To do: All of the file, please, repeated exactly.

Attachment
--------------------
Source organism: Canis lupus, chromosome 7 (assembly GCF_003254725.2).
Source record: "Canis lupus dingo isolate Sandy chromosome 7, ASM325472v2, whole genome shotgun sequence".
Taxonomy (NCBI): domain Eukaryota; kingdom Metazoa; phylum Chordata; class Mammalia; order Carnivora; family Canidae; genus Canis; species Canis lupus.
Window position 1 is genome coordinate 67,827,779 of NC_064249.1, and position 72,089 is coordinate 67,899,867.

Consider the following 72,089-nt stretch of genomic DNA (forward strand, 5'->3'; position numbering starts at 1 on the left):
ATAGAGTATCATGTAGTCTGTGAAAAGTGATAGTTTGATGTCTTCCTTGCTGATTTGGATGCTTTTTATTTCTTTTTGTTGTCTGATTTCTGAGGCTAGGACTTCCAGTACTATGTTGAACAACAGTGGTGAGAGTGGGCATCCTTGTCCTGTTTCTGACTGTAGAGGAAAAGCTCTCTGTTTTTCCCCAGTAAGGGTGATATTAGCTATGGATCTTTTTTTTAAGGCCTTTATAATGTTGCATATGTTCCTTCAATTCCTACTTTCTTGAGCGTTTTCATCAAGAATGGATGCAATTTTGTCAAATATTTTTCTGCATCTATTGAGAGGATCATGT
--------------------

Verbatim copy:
Source organism: Canis lupus, chromosome 7 (assembly GCF_003254725.2).
Source record: "Canis lupus dingo isolate Sandy chromosome 7, ASM325472v2, whole genome shotgun sequence".
Taxonomy (NCBI): domain Eukaryota; kingdom Metazoa; phylum Chordata; class Mammalia; order Carnivora; family Canidae; genus Canis; species Canis lupus.
Window position 1 is genome coordinate 67,827,779 of NC_064249.1, and position 72,089 is coordinate 67,899,867.

Consider the following 72,089-nt stretch of genomic DNA (forward strand, 5'->3'; position numbering starts at 1 on the left):
ATAGAGTATCATGTAGTCTGTGAAAAGTGATAGTTTGATGTCTTCCTTGCTGATTTGGATGCTTTTTATTTCTTTTTGTTGTCTGATTTCTGAGGCTAGGACTTCCAGTACTATGTTGAACAACAGTGGTGAGAGTGGGCATCCTTGTCCTGTTTCTGACTGTAGAGGAAAAGCTCTCTGTTTTTCCCCAGTAAGGGTGATATTAGCTATGGATCTTTTTTTTAAGGCCTTTATAATGTTGCATATGTTCCTTCAATTCCTACTTTCTTGAGCGTTTTCATCAAGAATGGATGCAATTTTGTCAAATATTTTTCTGCATCTATTGAGAGGATCATGT